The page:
Honors English 10
March 15, 2014
A Right to a Healthy Life
“Socialized Medicine.” The term throws shivers through the American population. For some this brings great joy. They see a world where they can visit a doctor and get the medicine they need for little or no cost. Others, however, see a world of rationed care and long waits for procedures. “Socialism” is the term that bothers. It sticks deep in the American psyche, conjuring up images from the Russian Revolution and George Orwell’s Animal Farm. In Animal Farm, the animals experience a very oppressive leader, and it represents the cruelty of the Stalin Regime. Some wonder where they might fall in the ...view middle of the document...
These people are unproductive, and, because they are sick, they use expensive services, such as emergency rooms, when they should be using more economical options. The study further notes that, “People who do not live as long do not work and contribute to the economy as long.”(Chua 5) When the workforce is sick, they cannot work as productively or as long as a healthy worker of the same age. This means that the entire society loses out on the gains that these people would have made. Adequate health care solves both of these problems.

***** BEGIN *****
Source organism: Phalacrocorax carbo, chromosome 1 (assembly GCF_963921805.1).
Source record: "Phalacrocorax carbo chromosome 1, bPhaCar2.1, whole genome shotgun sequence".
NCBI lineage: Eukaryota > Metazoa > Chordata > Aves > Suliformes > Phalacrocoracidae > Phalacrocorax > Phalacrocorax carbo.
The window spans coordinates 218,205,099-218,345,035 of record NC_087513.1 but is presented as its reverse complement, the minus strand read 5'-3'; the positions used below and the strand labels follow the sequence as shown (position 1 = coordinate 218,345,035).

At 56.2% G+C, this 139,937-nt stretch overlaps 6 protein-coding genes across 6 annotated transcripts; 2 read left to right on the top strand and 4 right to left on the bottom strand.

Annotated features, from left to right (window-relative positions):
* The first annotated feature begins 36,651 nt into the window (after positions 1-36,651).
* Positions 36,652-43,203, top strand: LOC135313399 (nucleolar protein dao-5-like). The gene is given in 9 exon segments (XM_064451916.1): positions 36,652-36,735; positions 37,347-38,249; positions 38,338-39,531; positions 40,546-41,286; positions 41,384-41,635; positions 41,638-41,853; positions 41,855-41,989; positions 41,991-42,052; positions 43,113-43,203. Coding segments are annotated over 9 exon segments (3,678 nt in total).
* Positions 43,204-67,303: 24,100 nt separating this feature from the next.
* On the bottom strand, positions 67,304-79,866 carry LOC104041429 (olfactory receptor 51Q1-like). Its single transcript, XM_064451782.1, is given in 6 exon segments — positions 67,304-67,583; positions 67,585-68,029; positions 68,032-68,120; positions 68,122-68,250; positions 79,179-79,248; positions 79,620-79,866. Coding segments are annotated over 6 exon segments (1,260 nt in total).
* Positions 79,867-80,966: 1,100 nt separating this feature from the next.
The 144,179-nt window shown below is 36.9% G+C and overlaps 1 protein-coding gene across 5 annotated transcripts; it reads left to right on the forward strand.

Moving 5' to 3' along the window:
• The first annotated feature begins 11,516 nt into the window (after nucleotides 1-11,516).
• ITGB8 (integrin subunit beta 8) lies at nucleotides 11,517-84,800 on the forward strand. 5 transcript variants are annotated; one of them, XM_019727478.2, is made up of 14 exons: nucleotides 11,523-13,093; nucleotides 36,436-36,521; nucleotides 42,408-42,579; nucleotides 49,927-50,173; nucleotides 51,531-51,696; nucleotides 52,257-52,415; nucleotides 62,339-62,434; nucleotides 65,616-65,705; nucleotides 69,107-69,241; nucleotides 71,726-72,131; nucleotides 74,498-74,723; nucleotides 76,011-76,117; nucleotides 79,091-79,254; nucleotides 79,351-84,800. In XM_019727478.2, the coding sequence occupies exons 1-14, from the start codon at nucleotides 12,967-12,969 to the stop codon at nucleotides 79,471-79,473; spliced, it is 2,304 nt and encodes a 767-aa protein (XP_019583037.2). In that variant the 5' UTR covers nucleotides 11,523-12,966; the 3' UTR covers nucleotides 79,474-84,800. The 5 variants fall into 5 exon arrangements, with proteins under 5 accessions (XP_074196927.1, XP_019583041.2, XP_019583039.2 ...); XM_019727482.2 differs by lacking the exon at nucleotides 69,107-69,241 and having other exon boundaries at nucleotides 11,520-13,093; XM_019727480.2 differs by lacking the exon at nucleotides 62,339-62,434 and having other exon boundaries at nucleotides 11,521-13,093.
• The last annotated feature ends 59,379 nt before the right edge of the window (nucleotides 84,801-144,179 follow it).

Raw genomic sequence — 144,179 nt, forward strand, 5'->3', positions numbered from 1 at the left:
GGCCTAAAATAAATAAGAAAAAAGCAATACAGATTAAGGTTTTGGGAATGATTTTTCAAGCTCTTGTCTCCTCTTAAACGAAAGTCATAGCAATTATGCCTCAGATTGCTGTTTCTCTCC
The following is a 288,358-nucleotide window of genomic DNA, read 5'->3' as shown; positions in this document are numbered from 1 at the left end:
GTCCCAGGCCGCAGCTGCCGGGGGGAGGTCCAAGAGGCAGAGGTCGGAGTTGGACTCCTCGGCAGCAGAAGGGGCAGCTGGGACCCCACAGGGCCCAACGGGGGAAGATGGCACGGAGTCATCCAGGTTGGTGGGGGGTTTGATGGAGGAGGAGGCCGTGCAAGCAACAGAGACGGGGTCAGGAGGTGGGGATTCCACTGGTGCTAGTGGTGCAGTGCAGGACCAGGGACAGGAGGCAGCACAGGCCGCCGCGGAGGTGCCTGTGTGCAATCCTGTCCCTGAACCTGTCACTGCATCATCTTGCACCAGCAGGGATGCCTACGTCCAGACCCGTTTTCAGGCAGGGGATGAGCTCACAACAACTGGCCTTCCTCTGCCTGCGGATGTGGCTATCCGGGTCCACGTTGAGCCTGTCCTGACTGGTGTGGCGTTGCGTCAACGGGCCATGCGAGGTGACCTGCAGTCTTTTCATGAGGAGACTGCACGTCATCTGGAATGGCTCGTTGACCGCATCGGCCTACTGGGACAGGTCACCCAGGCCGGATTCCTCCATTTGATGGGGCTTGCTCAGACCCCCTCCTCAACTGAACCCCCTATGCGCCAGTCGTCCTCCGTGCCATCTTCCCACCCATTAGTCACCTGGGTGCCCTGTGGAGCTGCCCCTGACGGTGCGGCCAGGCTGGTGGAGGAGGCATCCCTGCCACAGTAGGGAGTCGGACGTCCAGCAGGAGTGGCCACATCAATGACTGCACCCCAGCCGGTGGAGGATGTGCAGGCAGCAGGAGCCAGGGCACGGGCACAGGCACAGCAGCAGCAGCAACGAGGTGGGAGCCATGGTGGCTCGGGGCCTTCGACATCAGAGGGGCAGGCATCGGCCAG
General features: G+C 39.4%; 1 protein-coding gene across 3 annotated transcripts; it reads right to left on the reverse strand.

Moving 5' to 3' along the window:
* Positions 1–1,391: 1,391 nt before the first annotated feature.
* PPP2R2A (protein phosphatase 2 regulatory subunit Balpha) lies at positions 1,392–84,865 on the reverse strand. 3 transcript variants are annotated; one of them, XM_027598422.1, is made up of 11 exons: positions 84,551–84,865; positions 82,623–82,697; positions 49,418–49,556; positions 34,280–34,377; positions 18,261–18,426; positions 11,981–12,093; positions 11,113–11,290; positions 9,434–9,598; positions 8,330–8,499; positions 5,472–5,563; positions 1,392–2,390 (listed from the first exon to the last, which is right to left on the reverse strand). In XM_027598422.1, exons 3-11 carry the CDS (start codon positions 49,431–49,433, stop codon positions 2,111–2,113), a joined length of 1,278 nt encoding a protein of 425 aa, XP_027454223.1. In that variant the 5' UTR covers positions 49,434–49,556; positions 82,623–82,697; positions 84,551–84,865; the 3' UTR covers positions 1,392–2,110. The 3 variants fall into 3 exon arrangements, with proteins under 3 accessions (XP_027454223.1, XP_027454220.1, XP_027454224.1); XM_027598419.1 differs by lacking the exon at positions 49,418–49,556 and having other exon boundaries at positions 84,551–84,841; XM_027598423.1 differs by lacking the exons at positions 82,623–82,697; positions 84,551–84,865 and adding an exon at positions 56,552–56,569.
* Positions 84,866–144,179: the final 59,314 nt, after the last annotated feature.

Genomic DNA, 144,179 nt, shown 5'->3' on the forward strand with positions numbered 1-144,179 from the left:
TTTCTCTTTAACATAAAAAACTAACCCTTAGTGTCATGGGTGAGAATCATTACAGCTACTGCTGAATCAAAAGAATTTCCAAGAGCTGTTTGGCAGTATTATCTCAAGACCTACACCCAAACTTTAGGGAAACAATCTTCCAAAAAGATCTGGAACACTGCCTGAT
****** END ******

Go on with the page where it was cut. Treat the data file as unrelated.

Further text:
Human beings not only have a right to life, but to as healthy a life as can reasonably can be expected. Of course, no one’s life can be perfect; medicine has not solved every disease, but good medicine makes it possible for people to fully live and enjoy their lives, reasonably free from pain and disease. America’s founding fathers recognized this simple fact as far back as the 18th century, Thomas Jefferson is widely acknowledged to have said, “Our greatest happiness does not depend on the condition of life in which chance has placed us, but is always the result of a good conscience, good health, occupation, and freedom in all just pursuits." Jefferson realized that life without health nothing and that a life diminished by sickness can be avoided by health care. His contemporary, Benjamin Franklin, another founding father, provided practical application by helping to found America’s first public hospital, Pennsylvania Hospital with Dr. Thomas Bond in 1751. The pair set out to make a hospital "to care for the sick-poor and insane who were wandering the streets of Philadelphia." (Penn Medicine) Their efforts illustrate that the idea of keeping people healthy is part of our nation’s foundation. Franklin even tested the idea of cost by challenging the Pennsylvania assembly to match his fund if he could come up with 2000 pounds in public donations. That he exceeded this goal further shows the generosity and willingness of Americans to talk care of their own.
Currently, health care is linked to employment and wealth, which is fundamentally unfair, and offends any sense of justice. Today 59.7% of people get their health insurance from their employer. The quality of these plans varies widely,...